Autodelta, Alfa’s official racing division through the 60s, 70s and 80s, was first established by Carlo Chiti and Ludovico Chizzola in 1961 as an independent team working closely with Alfa Romeo. However, by 1963, Alfa Romeo had been so impressed with the team’s development of its first racer, the Giulia TZ, that it decided to make the team an official department of Alfa Romeo, and it’s this event that Alfa’s anniversary commemorates.
In addition to the special logo it's produced (above), the celebration will take the form of a display of five of Autodelta’s best-loved racers, all belonging to Alfa’s Historical Museum: the Giulia TZ that started Autodelta off; the Tipo 33/2 Daytona; the GTA 1300 Junior; the 33 TT 12; and the experimental 179F. They’ll be complemented by a car from Alfa Romeo’s modern range, A diesel Giulietta, actually. How not-at-all in-keeping.
Never mind. Want to hear more about those historic racers? Well, we can oblige.
The car that made Autodelta’s name – quite literally, in fact, as it was here that the blue triangle logo made its debut. Giulia mechanicals were placed inside a bespoke spaceframe chassis, and clothed in a lightweight, aerodynamic body. The result was a surefire winner, taking victories at the FISA Monza Cup, the Coupe des Alpes and the Tour de Course, before going on to achieve great success at Le Mans and on the Targa Florio.
The Giulia had done well for Alfa Romeo, but in 1967 Autodelta had bigger plans. Their eye was on the Prototype class, and this was the car with which they intended to tackle it. And tackle it the Daytona did, with style. Powered by a two-litre V8, it took class victories at the Daytona 24h, the Nurburgring 1,000km, the Imola 500km, and Le Mans, dominating its class.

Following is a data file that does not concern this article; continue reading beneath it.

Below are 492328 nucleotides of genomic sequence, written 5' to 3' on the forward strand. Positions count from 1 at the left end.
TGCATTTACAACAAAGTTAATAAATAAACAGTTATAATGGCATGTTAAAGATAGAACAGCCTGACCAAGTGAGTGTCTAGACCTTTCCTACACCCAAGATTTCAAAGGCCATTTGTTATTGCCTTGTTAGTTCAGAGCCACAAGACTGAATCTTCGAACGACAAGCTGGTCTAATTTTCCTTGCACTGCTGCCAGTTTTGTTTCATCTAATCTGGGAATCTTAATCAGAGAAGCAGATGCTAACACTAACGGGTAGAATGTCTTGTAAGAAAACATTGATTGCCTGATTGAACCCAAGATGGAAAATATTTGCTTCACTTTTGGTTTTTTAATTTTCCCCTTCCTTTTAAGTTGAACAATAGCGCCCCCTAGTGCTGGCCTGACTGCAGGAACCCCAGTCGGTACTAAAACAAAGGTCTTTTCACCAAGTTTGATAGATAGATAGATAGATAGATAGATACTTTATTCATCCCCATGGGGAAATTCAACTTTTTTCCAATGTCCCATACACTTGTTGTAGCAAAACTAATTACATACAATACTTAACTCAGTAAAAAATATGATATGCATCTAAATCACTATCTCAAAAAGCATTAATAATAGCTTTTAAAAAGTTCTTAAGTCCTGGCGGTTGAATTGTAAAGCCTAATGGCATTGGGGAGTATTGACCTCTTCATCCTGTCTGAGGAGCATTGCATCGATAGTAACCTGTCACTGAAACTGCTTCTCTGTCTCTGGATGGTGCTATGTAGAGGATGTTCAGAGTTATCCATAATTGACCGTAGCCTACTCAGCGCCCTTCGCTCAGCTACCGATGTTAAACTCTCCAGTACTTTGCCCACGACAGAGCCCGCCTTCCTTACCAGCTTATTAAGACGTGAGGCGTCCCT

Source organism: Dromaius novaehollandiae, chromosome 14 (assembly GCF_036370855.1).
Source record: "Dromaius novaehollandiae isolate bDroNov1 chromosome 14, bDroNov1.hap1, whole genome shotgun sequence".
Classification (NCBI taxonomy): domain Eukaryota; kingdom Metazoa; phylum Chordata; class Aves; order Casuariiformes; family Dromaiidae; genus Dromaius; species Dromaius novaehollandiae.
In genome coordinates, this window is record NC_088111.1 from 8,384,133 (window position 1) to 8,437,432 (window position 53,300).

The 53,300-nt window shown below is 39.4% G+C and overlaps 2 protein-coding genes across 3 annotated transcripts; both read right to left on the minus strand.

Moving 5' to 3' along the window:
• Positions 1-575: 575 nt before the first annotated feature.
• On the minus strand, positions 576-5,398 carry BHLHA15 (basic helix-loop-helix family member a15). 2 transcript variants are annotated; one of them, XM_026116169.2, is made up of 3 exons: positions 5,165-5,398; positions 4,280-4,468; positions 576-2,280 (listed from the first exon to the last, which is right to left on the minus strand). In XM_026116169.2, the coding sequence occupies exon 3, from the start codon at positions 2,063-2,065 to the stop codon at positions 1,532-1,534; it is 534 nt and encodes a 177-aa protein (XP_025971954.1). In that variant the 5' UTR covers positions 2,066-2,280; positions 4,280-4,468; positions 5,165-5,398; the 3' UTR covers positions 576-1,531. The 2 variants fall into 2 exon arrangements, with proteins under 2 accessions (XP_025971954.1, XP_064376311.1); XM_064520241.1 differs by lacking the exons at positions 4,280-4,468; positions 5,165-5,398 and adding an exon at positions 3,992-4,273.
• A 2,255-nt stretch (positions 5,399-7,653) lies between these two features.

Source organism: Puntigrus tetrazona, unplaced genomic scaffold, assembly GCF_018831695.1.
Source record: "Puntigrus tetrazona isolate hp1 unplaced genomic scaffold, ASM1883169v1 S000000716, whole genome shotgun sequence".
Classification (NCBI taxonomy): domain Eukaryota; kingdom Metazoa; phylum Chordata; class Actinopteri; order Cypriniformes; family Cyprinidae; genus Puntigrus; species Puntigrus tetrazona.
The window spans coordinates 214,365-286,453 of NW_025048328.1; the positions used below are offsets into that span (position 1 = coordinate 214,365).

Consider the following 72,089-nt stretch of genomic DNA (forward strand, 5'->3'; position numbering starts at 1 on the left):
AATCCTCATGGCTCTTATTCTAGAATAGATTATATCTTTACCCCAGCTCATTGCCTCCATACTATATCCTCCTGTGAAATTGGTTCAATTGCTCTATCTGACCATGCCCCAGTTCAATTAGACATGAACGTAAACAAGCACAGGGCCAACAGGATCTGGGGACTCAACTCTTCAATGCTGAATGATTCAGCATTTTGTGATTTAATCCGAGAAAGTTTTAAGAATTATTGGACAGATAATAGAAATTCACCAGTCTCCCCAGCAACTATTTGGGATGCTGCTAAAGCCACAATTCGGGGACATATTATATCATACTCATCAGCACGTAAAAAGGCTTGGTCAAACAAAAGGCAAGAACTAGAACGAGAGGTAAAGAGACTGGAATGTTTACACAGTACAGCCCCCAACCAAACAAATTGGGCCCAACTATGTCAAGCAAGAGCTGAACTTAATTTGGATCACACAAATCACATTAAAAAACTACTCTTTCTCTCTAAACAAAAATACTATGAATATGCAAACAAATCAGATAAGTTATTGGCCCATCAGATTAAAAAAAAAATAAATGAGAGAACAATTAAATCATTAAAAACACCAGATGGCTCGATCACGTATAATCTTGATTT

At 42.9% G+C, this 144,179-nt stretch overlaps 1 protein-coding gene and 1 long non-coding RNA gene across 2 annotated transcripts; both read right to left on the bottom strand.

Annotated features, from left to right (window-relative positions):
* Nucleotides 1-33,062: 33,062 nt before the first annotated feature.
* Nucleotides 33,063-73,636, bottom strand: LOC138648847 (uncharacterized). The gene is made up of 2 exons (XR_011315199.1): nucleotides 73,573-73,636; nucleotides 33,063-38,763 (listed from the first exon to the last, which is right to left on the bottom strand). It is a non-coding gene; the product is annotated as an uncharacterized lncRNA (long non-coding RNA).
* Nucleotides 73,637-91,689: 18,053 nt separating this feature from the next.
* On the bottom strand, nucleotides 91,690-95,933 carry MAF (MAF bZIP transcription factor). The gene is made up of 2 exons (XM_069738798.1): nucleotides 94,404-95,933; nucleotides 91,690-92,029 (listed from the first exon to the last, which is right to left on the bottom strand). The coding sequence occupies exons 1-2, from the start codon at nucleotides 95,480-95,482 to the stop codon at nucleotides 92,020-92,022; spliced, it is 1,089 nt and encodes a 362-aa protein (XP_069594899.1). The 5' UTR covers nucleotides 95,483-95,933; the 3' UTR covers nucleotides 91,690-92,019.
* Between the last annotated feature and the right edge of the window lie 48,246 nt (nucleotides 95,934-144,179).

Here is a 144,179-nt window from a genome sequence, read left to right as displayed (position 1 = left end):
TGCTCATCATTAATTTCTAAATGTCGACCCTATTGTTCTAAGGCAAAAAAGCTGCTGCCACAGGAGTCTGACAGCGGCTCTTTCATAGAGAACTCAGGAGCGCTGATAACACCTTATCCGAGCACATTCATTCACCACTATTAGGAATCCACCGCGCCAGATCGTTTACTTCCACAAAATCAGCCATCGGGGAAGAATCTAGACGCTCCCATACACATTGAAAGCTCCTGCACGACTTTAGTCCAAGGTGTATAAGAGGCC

The legendary GTA 1300 Junior was an evolution of Alfa’s GTA. Based on the boxy Giulia, the Gran Turismo Alleggerita (or ‘Lightweight’) was a sleek two-door coupe that housed a 1,570cc four. In 1968, it was joined by the GTA Junior, which in race form used a shortened-stroke 1,290cc version of the same that kicked out a faintly unbelievable 170hp. And although it didn’t feature some of the lightweight addenda that the GTA was blessed with, it still managed two European Touring Challenge victories, as well as being the first touring car to lap the Nordschleife in under 10 minutes.
The 33TT12, or Telaio Tubolare (tubular chassis) 12-cylinder, was the car that took Alfa Romeo to the 1975 World Championship for Makes. Powered by a 3.0-litre flat-12 that produced 500hp, it dominated the sportscar season, taking seven victories in eight races, with such luminaries as Arturo Merzario, Jacques Laffite, Henri Pescarolo, Derek Bell and Jochen Mass behind the wheel, among many others.
Although never raced, the 179F marked a significant development in Alfa Romeo’s Formula 1 history: a fully carbon-fibre version of the company’s 179 racer, which was used from 1979 to 1982. The car was intended to test the viability of a carbon-fibre monocoque, and Chiti was among the first in F1 to do so. And while it was never used in anger, it made a huge contribution to the development of its successors, Alfa’s 182 and 183, the latter of which gave the company its best season of its F1 comeback.
All of these cars will be on Alfa Romeo’s stand – yes, alongside that diesel Giulietta – at the Milano Autoclassica, which will run from February 22-24 at Fiera Milano.
Pictures: Alfa Romeo / Brian Snelson / Tomislav Medak